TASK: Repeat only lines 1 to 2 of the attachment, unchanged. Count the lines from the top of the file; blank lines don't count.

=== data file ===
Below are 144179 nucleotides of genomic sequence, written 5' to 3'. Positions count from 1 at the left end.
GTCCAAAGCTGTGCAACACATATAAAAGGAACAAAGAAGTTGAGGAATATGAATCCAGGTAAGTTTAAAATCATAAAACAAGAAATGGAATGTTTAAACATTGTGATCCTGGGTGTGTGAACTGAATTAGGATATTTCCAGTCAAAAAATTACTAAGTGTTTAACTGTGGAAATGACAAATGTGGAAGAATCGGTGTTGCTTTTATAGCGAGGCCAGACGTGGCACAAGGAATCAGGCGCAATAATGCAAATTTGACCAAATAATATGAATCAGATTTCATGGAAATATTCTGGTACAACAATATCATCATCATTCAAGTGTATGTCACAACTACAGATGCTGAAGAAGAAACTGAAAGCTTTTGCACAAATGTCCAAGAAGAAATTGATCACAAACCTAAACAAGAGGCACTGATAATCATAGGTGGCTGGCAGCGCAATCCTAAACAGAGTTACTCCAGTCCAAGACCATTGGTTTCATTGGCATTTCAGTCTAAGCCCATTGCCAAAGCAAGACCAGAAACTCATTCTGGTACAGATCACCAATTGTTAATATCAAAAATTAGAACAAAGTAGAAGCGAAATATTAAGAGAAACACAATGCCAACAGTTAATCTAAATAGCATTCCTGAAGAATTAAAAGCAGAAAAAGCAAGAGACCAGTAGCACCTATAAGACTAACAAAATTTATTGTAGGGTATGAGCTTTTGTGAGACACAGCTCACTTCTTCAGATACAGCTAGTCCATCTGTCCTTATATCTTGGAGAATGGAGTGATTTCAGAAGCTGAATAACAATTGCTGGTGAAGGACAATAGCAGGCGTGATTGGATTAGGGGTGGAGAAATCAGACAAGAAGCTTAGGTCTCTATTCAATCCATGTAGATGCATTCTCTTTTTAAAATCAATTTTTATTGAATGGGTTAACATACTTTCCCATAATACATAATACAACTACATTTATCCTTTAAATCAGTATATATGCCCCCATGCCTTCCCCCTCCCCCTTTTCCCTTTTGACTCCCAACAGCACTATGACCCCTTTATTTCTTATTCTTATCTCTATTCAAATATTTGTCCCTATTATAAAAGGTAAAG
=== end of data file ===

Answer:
Below are 144179 nucleotides of genomic sequence, written 5' to 3'. Positions count from 1 at the left end.
GTCCAAAGCTGTGCAACACATATAAAAGGAACAAAGAAGTTGAGGAATATGAATCCAGGTAAGTTTAAAATCATAAAACAAGAAATGGAATGTTTAAACATTGTGATCCTGGGTGTGTGAACTGAATTAGGATATTTCCAGTCAAAAAATTACTAAGTGTTTAACTGTGGAAATGACAAATGTGGAAGAATCGGTGTTGCTTTTATAGCGAGGCCAGACGTGGCACAAGGAATCAGGCGCAATAATGCAAATTTGACCAAATAATATGAATCAGATTTCATGGAAATATTCTGGTACAACAATATCATCATCATTCAAGTGTATGTCACAACTACAGATGCTGAAGAAGAAACTGAAAGCTTTTGCACAAATGTCCAAGAAGAAATTGATCACAAACCTAAACAAGAGGCACTGATAATCATAGGTGGCTGGCAGCGCAATCCTAAACAGAGTTACTCCAGTCCAAGACCATTGGTTTCATTGGCATTTCAGTCTAAGCCCATTGCCAAAGCAAGACCAGAAACTCATTCTGGTACAGATCACCAATTGTTAATATCAAAAATTAGAACAAAGTAGAAGCGAAATATTAAGAGAAACACAATGCCAACAGTTAATCTAAATAGCATTCCTGAAGAATTAAAAGCAGAAAAAGCAAGAGACCAGTAGCACCTATAAGACTAACAAAATTTATTGTAGGGTATGAGCTTTTGTGAGACACAGCTCACTTCTTCAGATACAGCTAGTCCATCTGTCCTTATATCTTGGAGAATGGAGTGATTTCAGAAGCTGAATAACAATTGCTGGTGAAGGACAATAGCAGGCGTGATTGGATTAGGGGTGGAGAAATCAGACAAGAAGCTTAGGTCTCTATTCAATCCATGTAGATGCATTCTCTTTTTAAAATCAATTTTTATTGAATGGGTTAACATACTTTCCCATAATACATAATACAACTACATTTATCCTTTAAATCAGTATATATGCCCCCATGCCTTCCCCCTCCCCCTTTTCCCTTTTGACTCCCAACAGCACTATGACCCCTTTATTTCTTATTCTTATCTCTATTCAAATATTTGTCCCTATTATAAAAGGTAAAG